The DVB Project is reviewing its approach to intellectual property following the patent pool problems that impeded the deployment of its MHP interactive television standard. Among the changes in policy is a requirement that assertions of essentiality of patents included within a patent pool may be subject to peer review by DVB specialists.
Many in the industry have criticised the patent pool licensing arrangements associated with the Multimedia Home Platform. The lack of adoption of the standard has been partly attributed to these issues. Companies that contributed to the development of the standard claim “essential patents” associated with its implementation, but the process has been far from transparent.
The DVB patent pool policy commits members to grant licences to its intellectual property rights essential to DVB standards on fair, reasonable and non-discriminatory terms unless notice is given otherwise.
“It was our frustration with the MHP process and its results that sparked DVB’s policy review,” said Carter Eltzroth, the legal director of DVB. “The MHP pool took too long to complete and its results are surrounded by multiple layers of confidentiality.” The DVB lawyer claimed that “confidentiality rules within the MHP licensing programme have blocked any meaningful discussion with the patent holders or the pool administrator.”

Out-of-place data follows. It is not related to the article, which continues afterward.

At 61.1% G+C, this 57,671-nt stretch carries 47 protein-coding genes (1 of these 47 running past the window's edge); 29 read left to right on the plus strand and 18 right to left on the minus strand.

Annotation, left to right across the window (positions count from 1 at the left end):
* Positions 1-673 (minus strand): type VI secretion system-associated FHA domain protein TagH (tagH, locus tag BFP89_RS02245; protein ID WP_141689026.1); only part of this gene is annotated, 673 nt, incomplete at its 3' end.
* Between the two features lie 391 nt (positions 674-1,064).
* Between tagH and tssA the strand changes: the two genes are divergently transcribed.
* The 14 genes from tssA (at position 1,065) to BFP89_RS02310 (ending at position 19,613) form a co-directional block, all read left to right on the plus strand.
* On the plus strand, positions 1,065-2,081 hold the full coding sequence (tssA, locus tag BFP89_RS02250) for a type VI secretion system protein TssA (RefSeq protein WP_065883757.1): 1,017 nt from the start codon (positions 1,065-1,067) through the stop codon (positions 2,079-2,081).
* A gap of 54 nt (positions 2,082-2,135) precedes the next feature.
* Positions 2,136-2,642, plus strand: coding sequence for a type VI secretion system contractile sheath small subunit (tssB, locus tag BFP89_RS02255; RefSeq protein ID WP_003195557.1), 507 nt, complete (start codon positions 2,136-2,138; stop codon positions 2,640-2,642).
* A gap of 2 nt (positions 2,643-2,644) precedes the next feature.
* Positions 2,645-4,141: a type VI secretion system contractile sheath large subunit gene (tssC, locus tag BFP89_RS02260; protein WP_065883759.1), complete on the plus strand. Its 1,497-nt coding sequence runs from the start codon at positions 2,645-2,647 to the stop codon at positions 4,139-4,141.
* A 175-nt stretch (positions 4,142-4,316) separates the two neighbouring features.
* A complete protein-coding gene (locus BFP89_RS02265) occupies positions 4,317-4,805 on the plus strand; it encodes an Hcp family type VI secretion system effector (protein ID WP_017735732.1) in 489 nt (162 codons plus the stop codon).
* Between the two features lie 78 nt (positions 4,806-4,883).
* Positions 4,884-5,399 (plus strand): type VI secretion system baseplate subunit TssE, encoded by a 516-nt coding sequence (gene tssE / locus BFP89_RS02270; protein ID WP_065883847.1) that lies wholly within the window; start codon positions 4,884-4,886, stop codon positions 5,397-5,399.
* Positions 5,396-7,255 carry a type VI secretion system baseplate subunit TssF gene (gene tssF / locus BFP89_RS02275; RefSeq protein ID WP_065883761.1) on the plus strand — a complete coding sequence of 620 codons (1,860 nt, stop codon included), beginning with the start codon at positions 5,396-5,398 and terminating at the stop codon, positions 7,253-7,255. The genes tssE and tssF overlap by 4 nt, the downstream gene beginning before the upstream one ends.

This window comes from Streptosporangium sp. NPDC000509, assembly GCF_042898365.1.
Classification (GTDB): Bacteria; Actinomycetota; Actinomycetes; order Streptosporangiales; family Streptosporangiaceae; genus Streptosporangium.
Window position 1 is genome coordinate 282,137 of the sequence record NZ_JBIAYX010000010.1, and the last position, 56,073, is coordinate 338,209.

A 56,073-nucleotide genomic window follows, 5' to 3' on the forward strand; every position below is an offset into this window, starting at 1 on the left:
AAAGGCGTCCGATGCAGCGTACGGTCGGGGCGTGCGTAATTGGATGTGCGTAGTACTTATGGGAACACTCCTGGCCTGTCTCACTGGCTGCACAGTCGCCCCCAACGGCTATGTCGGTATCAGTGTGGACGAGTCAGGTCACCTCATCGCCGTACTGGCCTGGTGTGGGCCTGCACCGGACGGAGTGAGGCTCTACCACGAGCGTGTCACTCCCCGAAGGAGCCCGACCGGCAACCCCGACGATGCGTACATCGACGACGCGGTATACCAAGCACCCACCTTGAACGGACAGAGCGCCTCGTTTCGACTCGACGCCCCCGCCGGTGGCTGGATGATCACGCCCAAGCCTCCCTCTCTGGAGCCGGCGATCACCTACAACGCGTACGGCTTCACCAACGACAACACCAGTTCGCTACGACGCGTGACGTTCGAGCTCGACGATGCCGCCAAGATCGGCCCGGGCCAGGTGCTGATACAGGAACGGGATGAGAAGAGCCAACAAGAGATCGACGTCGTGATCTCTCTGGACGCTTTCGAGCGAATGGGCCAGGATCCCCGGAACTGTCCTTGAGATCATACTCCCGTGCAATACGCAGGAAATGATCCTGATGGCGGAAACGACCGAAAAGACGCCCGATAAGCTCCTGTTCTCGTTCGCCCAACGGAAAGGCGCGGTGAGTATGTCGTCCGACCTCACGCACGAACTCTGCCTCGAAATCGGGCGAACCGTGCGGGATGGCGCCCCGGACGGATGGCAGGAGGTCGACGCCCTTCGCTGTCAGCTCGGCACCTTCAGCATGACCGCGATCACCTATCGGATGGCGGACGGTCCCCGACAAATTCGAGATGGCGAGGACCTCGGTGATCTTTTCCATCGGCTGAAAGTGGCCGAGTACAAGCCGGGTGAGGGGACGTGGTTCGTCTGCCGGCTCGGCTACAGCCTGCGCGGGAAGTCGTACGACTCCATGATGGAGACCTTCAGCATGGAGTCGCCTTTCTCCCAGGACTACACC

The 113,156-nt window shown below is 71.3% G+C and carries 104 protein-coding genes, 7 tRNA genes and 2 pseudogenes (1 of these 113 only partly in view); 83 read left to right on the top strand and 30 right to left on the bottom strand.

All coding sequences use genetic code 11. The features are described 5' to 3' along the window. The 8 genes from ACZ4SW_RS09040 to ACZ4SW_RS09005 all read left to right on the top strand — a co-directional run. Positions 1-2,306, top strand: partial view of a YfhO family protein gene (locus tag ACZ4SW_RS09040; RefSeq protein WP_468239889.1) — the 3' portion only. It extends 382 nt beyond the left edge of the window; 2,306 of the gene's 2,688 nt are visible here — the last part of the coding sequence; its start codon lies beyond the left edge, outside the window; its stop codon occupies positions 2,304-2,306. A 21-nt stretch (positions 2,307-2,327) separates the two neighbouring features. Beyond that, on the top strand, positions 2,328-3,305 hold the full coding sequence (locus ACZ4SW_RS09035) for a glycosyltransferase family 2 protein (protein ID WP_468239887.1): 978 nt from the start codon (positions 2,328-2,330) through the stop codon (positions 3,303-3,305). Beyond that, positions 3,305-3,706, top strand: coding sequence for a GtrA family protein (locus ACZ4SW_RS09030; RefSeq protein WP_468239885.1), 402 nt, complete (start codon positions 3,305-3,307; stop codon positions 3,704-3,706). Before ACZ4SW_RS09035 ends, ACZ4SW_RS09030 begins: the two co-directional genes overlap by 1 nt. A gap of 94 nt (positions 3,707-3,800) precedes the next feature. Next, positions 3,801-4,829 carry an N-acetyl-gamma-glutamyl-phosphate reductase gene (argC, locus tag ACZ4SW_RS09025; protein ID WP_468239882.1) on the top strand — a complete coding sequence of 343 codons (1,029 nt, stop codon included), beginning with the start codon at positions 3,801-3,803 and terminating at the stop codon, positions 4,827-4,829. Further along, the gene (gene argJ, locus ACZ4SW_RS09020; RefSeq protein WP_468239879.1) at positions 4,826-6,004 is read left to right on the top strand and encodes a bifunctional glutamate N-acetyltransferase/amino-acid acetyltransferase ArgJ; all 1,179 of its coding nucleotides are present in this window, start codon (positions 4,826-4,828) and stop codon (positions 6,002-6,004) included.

Peter MacAvock, the executive director of DVB, said: “MHP has pointed to some flaws in the pooling process. Our IPR review is addressing these issues.”
DVB launched the review in response to concerns from members about the perceived delays and uncertainties in relation to the launch of the MHP licensing programme. The review has also addressed questions from the European Commission on the need for timely disclosure of licensing terms for essential intellectual property rights.